Taxpayer Advocate Service Recommends IRS Change Mission Statement to Reflect New Expanded Role

Nov 15, 2010   

On October 26, 2010, the Taxpayer Advocate Service (“TAS”) announced that it will recommend in its annual report to Congress that the IRS change its mission statement to reflect its expanded role in administering benefit programs and to acknowledge that the IRS now will have two missions: revenue collection and administration of benefit programs.

The current IRS mission statement is direct and simple: “provide Americas taxpayers top quality service by helping them understand and meet their tax responsibilities and by applying the tax law with integrity and fairness to all.” The current mission statement was adopted in 1998 after the passage of the IRS Restructuring and Reform Act which mandated that the IRS review and restate its mission to place a great emphasis on serving the public and meeting taxpayers needs while still focusing primarily on revenue collection services.

Now, however, with the passage of the Patient Protection and Affordable Care Act (“PPACA”) the IRS will also be responsible for enforcing and monitoring compliance with the individual and employer health insurance mandates.

Under the PPACA, all Americans will be required to carry a minimum level of health insurance or pay a tax for every month they are without such coverage. It will be the responsibility of the IRS to monitor individuals and employers and to punish those who do not comply starting in 2014. Starting in 2014, individuals and businesses will be required to report to the IRS, on their tax returns, whether they have purchased or provided the required insurance and to disclose which months, if any, in which they failed to do so. Using this information, the IRS would determine whether the employer or individual qualified for an exception to the mandate or should be required to pay a separate tax which has a yearly maximum of $750 per person.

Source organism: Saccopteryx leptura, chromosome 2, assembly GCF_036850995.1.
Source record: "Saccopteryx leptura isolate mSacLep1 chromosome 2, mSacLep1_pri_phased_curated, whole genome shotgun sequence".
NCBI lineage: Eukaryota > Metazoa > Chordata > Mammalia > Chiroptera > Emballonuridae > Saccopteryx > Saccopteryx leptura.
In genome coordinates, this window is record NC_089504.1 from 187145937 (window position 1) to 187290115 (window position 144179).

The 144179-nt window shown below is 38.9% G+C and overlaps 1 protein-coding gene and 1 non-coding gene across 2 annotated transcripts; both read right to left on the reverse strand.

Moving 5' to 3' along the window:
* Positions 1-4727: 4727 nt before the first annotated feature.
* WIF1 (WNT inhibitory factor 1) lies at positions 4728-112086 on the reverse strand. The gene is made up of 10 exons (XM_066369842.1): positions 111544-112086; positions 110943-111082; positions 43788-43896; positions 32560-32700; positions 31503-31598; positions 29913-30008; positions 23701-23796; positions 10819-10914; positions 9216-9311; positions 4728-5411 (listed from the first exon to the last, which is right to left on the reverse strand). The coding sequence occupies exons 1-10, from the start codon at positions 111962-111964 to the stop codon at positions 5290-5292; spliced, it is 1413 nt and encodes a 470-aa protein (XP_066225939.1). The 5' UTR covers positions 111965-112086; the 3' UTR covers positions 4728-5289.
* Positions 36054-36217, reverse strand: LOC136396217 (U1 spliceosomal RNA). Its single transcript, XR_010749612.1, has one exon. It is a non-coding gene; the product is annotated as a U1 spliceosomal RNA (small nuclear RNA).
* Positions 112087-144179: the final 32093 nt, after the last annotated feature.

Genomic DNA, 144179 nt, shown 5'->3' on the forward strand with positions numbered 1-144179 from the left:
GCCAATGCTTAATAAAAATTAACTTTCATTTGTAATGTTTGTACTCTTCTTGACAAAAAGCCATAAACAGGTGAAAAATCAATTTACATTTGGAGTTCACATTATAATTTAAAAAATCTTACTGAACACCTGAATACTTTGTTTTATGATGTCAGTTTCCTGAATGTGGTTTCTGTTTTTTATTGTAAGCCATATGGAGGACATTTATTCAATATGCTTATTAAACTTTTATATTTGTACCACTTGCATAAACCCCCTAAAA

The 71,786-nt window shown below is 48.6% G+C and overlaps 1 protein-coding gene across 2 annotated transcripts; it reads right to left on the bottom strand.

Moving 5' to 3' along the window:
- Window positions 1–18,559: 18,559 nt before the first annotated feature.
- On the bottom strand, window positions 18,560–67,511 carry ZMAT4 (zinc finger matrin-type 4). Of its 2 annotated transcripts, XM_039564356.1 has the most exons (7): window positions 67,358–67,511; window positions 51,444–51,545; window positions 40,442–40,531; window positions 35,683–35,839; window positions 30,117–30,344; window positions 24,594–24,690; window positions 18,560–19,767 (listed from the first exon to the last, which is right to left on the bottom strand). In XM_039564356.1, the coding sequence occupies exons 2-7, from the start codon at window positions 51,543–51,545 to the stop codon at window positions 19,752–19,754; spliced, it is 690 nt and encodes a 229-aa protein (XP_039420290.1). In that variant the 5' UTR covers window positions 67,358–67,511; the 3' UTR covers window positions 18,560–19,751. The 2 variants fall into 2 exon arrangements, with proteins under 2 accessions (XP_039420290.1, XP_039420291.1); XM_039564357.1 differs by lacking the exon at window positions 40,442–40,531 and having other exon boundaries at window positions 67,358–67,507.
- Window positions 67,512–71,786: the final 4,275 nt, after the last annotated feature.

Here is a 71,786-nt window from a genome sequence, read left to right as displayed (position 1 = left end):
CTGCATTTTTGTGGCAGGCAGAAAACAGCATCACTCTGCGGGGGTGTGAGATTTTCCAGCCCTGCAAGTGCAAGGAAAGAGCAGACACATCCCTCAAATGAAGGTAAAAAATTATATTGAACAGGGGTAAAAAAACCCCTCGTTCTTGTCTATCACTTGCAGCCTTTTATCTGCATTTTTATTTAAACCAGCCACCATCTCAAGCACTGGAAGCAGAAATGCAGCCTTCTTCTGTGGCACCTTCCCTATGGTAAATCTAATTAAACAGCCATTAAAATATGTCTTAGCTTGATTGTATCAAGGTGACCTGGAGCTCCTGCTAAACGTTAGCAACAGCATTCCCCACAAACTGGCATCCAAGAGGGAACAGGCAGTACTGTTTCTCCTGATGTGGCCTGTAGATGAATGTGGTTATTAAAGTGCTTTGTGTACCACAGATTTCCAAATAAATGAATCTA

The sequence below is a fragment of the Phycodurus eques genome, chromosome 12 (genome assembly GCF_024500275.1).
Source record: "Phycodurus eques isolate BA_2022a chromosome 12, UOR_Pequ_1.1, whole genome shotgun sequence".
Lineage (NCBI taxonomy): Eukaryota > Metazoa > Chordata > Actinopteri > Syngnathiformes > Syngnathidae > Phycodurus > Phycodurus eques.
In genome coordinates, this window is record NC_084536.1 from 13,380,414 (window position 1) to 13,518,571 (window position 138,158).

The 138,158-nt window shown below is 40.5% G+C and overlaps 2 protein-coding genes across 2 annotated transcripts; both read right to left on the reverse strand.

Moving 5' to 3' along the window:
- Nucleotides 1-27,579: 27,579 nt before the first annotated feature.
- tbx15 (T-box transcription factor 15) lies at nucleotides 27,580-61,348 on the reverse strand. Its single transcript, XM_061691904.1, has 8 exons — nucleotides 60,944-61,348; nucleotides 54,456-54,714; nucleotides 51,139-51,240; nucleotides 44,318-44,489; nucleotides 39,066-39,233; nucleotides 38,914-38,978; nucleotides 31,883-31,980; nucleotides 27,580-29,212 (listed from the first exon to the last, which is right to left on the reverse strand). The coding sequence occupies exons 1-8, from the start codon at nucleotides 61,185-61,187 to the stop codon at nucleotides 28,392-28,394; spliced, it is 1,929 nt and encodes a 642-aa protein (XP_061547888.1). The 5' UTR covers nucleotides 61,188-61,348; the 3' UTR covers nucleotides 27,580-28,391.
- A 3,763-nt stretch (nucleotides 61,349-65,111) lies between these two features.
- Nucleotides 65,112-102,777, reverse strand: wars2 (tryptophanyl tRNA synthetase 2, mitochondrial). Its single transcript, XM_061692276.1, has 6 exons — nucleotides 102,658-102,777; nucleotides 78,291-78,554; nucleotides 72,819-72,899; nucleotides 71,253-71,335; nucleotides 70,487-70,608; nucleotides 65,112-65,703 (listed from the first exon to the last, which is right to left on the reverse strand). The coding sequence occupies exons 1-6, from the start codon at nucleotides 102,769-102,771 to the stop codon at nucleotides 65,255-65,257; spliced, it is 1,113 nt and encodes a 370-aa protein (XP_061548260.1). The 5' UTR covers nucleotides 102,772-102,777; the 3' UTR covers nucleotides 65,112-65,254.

According to a Congressional Budget Report, in order to carry out its new duties, the IRS will need $10 billion in additional funds, none of which were provided for in the PPACA. The House Ways and Means Committee estimated that this additionally funding would allow the IRS to hire 16,500 new agents and personnel whose role it would be to monitor and enforce the new healthcare mandates. It is the need for these new employees and the lack of Congressional funding that is driving the TAS call for a new mission statement.

The TAS, an independent office within the IRS that assists taxpayers in resolving their problems with the Service and identifies and proposes changes to systemic problems that exist within the Service, hopes that with the acknowledgement of its new expanded mission, the IRS will receive the increased funding it needs to properly administer the mandates.